According to the FBI, ransomware – the strain of malware whereby files and folders are locked down by criminals and not released until a ransom is paid – is a growing concern. This, coupled with the new mass access alerts with FileAudit 5, has triggered many questions from both customers and prospects on how to detect these attacks with FileAudit.
Given the surge in interest, I wanted to answer some of those questions.
FileAudit plays a strong role in protecting a network against these kinds of attacks, so the following provides an overview of best practice in usage as well as a practical test encryption, including the results. So if you’re interested in using FileAudit to protect against ransomware, read on!
How does encrypting ransomware work?
Let’s start by explaining how exactly ransomware works.
An encrypting ransomware will typically come via an email attachment, which is opened by the victim – an unwitting company employee. Through a security exploit or flaw, malicious code is then launched which allows to download and install a program on the victim’s machine.
The program will then contact a remote server owned by the attackers where an asymmetric encryption key pair is generated. The private key is kept on the attacker server while the public key is stored on the victim’s computer. The program can then start encrypting all documents the user has access to by generating a random symmetric encryption key for each file, encrypt the file with this key and add at the end of the file the encryption key encrypted with the public asymmetric key.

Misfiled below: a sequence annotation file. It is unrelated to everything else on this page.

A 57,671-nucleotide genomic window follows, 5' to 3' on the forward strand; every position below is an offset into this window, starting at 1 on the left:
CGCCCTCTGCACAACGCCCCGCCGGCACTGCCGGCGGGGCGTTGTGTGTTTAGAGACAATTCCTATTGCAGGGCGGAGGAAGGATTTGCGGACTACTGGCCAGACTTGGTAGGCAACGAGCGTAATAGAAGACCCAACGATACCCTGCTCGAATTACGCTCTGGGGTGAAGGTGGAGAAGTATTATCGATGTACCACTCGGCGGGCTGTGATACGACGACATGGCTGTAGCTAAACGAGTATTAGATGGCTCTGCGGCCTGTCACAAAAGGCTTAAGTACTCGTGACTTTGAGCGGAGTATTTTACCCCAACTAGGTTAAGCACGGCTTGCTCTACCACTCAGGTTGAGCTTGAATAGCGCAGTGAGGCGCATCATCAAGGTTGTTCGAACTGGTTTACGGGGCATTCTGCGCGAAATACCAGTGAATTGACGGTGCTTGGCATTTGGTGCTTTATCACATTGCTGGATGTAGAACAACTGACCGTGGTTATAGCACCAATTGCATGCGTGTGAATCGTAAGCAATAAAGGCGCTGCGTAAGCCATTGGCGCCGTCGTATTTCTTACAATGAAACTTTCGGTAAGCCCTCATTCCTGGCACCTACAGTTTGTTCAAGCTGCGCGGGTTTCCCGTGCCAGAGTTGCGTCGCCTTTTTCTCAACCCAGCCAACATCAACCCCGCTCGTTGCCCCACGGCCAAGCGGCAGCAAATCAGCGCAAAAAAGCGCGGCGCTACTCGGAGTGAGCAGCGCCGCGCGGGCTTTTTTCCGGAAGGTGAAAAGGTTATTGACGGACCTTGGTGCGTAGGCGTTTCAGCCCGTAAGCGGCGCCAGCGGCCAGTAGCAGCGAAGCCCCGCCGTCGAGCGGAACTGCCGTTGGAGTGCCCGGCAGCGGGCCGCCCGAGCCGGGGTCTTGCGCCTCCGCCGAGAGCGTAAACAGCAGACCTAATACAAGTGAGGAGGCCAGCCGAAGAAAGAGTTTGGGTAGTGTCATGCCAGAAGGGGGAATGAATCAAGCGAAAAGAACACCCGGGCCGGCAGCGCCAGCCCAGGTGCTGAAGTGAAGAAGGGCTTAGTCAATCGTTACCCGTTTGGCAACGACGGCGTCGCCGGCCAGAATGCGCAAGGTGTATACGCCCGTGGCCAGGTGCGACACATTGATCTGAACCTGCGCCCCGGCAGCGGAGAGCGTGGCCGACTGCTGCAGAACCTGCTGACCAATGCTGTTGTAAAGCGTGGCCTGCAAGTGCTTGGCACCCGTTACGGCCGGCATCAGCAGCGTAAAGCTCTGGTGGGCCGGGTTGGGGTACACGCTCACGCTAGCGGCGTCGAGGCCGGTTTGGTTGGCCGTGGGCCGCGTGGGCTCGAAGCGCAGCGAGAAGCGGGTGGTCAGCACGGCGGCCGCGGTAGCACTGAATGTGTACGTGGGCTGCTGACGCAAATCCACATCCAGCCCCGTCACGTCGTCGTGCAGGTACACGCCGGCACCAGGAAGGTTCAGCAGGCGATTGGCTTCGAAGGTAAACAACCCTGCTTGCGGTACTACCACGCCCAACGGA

It is done this way because encrypting data directly with an asymmetric key is 1000 times slower than with a symmetric key, but in both cases the result is the same. Without the private key it is not possible to decrypt the files.
What this means is that if the victim doesn’t have a backup of all the encrypted files, the attacker will be able to force him to pay a ransom to get the private key.
Defence in depth
So how can we protect against such a threat? There are a number of practical measures:
- Clearly, you should educate your users to not open strange email attachments!
- You can disallow files with certain extensions in mail attachments (e.g. executable files, type of files unneeded in your business).
- You should ensure that the programs which are allowed to open attachments are up to date, e.g. if run the latest versions of Microsoft Word or Acrobat Reader.